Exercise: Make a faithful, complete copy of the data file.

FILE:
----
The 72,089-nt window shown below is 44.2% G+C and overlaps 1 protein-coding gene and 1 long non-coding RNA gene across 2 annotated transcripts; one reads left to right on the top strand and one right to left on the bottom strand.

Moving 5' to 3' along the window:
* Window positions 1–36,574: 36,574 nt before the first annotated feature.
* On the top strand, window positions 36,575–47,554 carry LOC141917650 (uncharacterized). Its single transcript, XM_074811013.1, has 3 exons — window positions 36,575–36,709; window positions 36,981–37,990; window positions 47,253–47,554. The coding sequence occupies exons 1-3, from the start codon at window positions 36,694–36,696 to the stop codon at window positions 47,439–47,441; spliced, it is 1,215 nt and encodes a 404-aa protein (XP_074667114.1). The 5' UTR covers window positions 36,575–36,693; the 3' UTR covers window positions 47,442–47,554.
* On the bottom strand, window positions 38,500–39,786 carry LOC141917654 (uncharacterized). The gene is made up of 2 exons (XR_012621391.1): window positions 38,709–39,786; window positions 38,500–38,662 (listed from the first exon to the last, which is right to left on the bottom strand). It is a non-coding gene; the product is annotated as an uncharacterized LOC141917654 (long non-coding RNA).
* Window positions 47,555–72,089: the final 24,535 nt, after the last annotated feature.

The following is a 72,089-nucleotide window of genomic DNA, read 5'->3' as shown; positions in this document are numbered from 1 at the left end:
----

The 72,089-nt window shown below is 44.2% G+C and overlaps 1 protein-coding gene and 1 long non-coding RNA gene across 2 annotated transcripts; one reads left to right on the top strand and one right to left on the bottom strand.

Moving 5' to 3' along the window:
* Window positions 1–36,574: 36,574 nt before the first annotated feature.
* On the top strand, window positions 36,575–47,554 carry LOC141917650 (uncharacterized). Its single transcript, XM_074811013.1, has 3 exons — window positions 36,575–36,709; window positions 36,981–37,990; window positions 47,253–47,554. The coding sequence occupies exons 1-3, from the start codon at window positions 36,694–36,696 to the stop codon at window positions 47,439–47,441; spliced, it is 1,215 nt and encodes a 404-aa protein (XP_074667114.1). The 5' UTR covers window positions 36,575–36,693; the 3' UTR covers window positions 47,442–47,554.
* On the bottom strand, window positions 38,500–39,786 carry LOC141917654 (uncharacterized). The gene is made up of 2 exons (XR_012621391.1): window positions 38,709–39,786; window positions 38,500–38,662 (listed from the first exon to the last, which is right to left on the bottom strand). It is a non-coding gene; the product is annotated as an uncharacterized LOC141917654 (long non-coding RNA).
* Window positions 47,555–72,089: the final 24,535 nt, after the last annotated feature.

The following is a 72,089-nucleotide window of genomic DNA, read 5'->3' as shown; positions in this document are numbered from 1 at the left end: